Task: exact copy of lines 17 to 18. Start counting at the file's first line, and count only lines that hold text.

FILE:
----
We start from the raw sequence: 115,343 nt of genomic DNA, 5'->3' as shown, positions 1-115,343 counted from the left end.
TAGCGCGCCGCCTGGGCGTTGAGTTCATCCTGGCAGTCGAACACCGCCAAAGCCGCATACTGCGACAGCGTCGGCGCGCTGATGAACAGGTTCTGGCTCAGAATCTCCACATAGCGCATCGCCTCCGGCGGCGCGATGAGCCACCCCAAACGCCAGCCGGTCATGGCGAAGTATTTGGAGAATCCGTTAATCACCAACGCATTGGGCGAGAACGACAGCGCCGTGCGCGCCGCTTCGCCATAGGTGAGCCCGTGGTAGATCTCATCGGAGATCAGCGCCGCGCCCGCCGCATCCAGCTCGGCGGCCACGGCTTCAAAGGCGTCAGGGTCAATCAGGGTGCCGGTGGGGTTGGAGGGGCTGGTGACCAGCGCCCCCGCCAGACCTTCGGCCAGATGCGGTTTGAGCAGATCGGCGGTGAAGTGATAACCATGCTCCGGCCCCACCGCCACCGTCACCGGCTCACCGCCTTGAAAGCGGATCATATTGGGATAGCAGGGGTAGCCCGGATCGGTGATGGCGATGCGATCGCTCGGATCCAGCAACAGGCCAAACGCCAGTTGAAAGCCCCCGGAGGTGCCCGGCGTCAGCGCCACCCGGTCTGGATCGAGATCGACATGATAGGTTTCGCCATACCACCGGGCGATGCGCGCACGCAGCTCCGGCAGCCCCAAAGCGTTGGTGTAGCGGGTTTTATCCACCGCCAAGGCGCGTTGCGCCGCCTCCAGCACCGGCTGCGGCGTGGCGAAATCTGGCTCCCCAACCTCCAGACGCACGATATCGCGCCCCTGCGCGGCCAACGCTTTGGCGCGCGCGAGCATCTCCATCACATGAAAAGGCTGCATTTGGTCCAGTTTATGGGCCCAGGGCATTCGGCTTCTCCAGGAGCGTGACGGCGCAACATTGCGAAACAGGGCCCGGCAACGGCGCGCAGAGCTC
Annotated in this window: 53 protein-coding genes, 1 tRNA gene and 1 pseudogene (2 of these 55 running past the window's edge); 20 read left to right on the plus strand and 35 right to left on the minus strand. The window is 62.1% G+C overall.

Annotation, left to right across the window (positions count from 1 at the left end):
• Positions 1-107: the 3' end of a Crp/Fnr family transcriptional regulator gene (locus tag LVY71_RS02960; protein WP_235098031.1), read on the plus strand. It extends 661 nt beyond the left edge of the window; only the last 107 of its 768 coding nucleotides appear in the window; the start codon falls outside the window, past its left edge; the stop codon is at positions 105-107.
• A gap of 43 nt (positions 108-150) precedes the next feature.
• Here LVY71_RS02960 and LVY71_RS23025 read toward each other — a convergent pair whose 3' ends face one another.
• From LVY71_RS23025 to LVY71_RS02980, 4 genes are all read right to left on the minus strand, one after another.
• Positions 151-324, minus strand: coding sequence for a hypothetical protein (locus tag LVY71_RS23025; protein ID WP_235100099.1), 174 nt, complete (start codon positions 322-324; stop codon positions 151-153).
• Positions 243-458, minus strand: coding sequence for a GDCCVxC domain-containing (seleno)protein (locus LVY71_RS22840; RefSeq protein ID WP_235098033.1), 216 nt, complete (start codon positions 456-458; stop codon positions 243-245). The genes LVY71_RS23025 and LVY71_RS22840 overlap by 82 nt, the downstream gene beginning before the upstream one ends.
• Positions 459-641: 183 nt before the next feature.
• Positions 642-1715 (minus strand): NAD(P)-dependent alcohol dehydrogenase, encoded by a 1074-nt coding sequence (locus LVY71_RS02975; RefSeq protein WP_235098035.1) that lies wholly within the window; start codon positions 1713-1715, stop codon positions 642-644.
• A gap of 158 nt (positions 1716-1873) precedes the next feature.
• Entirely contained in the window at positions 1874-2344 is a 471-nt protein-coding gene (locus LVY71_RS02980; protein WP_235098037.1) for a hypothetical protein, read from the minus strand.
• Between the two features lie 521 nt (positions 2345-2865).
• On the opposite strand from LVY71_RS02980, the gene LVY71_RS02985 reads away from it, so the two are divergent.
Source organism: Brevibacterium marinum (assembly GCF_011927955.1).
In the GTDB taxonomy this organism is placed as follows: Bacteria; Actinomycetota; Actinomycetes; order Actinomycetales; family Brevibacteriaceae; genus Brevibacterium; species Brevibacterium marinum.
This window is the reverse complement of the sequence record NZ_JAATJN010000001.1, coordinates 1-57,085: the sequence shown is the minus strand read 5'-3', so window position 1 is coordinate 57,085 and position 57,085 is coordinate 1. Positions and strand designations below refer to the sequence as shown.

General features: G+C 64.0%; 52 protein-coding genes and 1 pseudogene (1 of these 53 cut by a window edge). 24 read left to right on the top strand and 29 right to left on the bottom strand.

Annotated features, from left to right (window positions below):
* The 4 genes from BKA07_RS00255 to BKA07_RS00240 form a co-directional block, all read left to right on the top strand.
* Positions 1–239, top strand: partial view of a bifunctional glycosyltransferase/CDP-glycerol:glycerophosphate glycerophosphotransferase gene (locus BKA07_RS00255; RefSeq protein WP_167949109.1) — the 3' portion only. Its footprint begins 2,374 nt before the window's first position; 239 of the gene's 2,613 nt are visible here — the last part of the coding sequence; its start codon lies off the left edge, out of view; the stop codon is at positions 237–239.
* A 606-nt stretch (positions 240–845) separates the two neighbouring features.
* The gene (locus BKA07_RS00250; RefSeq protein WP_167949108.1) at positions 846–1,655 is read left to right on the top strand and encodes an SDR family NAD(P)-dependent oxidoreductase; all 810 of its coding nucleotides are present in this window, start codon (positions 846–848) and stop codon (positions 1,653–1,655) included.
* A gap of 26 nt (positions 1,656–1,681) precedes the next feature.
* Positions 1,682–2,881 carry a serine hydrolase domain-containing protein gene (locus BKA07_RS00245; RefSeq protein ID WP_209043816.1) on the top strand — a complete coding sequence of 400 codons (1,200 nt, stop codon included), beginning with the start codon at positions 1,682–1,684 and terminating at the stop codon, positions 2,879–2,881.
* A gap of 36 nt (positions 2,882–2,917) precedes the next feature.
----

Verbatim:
Source organism: Brevibacterium marinum (assembly GCF_011927955.1).
In the GTDB taxonomy this organism is placed as follows: Bacteria; Actinomycetota; Actinomycetes; order Actinomycetales; family Brevibacteriaceae; genus Brevibacterium; species Brevibacterium marinum.